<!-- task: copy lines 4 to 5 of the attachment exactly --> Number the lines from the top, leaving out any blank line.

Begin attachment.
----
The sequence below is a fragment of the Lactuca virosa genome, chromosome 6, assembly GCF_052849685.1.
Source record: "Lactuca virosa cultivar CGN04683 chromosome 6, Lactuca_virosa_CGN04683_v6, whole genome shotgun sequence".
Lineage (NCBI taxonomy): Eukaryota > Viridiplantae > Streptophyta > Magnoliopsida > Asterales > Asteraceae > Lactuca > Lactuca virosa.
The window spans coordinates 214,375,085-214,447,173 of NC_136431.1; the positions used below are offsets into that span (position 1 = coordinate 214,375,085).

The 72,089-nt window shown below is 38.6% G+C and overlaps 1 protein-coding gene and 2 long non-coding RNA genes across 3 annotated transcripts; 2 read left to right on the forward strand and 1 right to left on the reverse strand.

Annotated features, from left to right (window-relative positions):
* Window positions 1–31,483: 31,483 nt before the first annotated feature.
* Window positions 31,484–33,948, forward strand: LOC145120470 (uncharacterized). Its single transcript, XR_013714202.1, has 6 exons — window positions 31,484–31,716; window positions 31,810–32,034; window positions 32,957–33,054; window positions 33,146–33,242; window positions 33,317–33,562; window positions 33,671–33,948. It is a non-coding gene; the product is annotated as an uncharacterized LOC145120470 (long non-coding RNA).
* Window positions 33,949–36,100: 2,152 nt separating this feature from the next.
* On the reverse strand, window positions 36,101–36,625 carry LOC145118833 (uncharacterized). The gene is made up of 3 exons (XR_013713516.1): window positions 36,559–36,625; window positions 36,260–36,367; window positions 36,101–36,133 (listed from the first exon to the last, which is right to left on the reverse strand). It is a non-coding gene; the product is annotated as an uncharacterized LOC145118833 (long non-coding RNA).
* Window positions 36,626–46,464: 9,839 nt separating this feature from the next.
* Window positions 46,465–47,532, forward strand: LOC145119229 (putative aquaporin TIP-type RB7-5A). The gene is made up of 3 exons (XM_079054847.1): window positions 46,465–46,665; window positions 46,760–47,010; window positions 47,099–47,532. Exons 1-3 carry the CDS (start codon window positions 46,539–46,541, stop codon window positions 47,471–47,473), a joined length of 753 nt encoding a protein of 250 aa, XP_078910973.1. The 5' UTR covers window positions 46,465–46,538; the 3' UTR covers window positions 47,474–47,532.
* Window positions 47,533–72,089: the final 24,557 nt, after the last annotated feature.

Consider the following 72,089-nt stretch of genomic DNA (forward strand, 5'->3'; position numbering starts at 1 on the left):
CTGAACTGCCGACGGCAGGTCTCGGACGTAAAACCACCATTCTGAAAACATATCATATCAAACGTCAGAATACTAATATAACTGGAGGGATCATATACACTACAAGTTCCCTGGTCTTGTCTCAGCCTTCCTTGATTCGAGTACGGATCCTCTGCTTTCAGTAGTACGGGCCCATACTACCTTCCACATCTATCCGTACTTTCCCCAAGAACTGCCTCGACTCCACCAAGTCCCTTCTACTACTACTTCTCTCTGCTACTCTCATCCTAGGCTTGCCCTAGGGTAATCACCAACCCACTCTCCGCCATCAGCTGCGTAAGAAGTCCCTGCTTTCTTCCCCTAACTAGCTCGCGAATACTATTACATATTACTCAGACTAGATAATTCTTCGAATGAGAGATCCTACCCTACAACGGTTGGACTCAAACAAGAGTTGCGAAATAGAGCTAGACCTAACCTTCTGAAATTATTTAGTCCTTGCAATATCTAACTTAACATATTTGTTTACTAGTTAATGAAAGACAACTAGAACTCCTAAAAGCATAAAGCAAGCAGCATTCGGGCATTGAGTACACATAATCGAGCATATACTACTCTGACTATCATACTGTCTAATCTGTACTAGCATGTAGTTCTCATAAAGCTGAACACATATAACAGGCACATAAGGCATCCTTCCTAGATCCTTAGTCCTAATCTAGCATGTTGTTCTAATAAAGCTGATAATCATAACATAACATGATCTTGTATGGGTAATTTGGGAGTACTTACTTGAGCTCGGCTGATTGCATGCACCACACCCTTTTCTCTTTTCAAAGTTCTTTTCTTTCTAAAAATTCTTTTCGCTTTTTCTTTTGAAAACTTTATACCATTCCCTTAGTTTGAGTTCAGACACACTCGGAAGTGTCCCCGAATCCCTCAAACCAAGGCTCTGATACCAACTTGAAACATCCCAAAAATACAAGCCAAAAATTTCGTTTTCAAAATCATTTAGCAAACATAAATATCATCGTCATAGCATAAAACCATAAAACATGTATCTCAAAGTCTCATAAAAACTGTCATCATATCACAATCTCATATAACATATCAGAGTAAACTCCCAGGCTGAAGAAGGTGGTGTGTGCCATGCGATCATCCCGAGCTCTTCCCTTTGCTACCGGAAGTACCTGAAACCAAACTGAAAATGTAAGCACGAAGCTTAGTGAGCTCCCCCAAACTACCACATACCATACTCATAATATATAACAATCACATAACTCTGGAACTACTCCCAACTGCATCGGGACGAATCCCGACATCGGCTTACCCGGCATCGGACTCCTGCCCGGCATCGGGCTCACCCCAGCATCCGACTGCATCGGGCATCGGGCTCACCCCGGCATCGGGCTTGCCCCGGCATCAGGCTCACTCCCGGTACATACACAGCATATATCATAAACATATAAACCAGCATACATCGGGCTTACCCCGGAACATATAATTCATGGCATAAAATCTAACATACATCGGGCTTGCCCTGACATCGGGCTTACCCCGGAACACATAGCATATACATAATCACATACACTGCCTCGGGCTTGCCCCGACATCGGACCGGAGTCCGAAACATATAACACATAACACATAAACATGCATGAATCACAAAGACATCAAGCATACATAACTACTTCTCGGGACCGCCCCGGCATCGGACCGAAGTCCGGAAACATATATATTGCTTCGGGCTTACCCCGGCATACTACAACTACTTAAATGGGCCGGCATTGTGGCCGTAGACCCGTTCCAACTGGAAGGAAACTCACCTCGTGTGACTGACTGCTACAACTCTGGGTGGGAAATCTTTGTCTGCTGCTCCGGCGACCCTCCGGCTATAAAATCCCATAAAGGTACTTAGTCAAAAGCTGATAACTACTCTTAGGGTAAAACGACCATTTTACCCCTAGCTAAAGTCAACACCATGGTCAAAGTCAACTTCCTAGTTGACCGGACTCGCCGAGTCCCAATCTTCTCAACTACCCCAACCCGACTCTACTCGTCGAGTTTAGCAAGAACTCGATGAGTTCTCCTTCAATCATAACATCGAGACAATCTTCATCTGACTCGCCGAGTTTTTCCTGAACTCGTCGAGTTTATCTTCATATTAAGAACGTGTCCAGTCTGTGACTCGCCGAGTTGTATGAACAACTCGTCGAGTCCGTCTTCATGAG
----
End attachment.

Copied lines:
The window spans coordinates 214,375,085-214,447,173 of NC_136431.1; the positions used below are offsets into that span (position 1 = coordinate 214,375,085).

The 72,089-nt window shown below is 38.6% G+C and overlaps 1 protein-coding gene and 2 long non-coding RNA genes across 3 annotated transcripts; 2 read left to right on the forward strand and 1 right to left on the reverse strand.